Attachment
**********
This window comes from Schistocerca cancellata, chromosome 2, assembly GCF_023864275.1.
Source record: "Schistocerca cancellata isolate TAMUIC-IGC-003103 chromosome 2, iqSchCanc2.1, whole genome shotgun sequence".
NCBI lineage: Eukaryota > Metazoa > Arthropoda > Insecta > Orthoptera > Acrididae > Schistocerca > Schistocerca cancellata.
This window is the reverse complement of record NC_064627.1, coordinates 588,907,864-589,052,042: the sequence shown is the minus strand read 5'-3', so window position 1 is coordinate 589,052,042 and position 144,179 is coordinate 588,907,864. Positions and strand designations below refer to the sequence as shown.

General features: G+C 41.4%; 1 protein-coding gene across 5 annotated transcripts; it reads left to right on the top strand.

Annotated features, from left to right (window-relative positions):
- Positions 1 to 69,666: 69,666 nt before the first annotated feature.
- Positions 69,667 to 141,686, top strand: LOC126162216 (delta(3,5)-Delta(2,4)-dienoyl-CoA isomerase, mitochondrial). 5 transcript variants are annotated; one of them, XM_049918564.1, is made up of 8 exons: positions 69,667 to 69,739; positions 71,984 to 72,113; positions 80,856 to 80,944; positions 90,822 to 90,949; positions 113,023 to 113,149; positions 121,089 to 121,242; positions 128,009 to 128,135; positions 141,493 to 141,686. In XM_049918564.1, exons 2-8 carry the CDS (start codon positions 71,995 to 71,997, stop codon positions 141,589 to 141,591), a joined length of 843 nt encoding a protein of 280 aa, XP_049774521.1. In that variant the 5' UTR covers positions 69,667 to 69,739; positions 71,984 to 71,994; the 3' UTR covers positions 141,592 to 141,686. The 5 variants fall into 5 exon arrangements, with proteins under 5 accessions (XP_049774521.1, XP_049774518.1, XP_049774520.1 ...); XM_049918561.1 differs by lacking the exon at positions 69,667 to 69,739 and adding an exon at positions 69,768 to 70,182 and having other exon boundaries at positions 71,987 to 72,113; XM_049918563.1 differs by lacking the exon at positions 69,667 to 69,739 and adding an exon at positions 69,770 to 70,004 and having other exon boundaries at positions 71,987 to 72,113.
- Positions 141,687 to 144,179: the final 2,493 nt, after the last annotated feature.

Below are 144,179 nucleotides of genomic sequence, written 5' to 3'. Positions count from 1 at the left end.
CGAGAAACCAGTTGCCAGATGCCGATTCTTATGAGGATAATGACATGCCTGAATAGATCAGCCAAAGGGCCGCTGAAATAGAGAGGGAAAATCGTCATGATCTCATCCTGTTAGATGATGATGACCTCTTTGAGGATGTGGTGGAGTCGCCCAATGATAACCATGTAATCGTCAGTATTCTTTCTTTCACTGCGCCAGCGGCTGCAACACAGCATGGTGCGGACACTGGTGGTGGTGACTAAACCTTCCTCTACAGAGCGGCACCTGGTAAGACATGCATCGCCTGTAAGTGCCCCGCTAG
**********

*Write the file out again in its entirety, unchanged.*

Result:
This window comes from Schistocerca cancellata, chromosome 2, assembly GCF_023864275.1.
Source record: "Schistocerca cancellata isolate TAMUIC-IGC-003103 chromosome 2, iqSchCanc2.1, whole genome shotgun sequence".
NCBI lineage: Eukaryota > Metazoa > Arthropoda > Insecta > Orthoptera > Acrididae > Schistocerca > Schistocerca cancellata.
This window is the reverse complement of record NC_064627.1, coordinates 588,907,864-589,052,042: the sequence shown is the minus strand read 5'-3', so window position 1 is coordinate 589,052,042 and position 144,179 is coordinate 588,907,864. Positions and strand designations below refer to the sequence as shown.

General features: G+C 41.4%; 1 protein-coding gene across 5 annotated transcripts; it reads left to right on the top strand.

Annotated features, from left to right (window-relative positions):
- Positions 1 to 69,666: 69,666 nt before the first annotated feature.
- Positions 69,667 to 141,686, top strand: LOC126162216 (delta(3,5)-Delta(2,4)-dienoyl-CoA isomerase, mitochondrial). 5 transcript variants are annotated; one of them, XM_049918564.1, is made up of 8 exons: positions 69,667 to 69,739; positions 71,984 to 72,113; positions 80,856 to 80,944; positions 90,822 to 90,949; positions 113,023 to 113,149; positions 121,089 to 121,242; positions 128,009 to 128,135; positions 141,493 to 141,686. In XM_049918564.1, exons 2-8 carry the CDS (start codon positions 71,995 to 71,997, stop codon positions 141,589 to 141,591), a joined length of 843 nt encoding a protein of 280 aa, XP_049774521.1. In that variant the 5' UTR covers positions 69,667 to 69,739; positions 71,984 to 71,994; the 3' UTR covers positions 141,592 to 141,686. The 5 variants fall into 5 exon arrangements, with proteins under 5 accessions (XP_049774521.1, XP_049774518.1, XP_049774520.1 ...); XM_049918561.1 differs by lacking the exon at positions 69,667 to 69,739 and adding an exon at positions 69,768 to 70,182 and having other exon boundaries at positions 71,987 to 72,113; XM_049918563.1 differs by lacking the exon at positions 69,667 to 69,739 and adding an exon at positions 69,770 to 70,004 and having other exon boundaries at positions 71,987 to 72,113.
- Positions 141,687 to 144,179: the final 2,493 nt, after the last annotated feature.

Below are 144,179 nucleotides of genomic sequence, written 5' to 3'. Positions count from 1 at the left end.
CGAGAAACCAGTTGCCAGATGCCGATTCTTATGAGGATAATGACATGCCTGAATAGATCAGCCAAAGGGCCGCTGAAATAGAGAGGGAAAATCGTCATGATCTCATCCTGTTAGATGATGATGACCTCTTTGAGGATGTGGTGGAGTCGCCCAATGATAACCATGTAATCGTCAGTATTCTTTCTTTCACTGCGCCAGCGGCTGCAACACAGCATGGTGCGGACACTGGTGGTGGTGACTAAACCTTCCTCTACAGAGCGGCACCTGGTAAGACATGCATCGCCTGTAAGTGCCCCGCTAG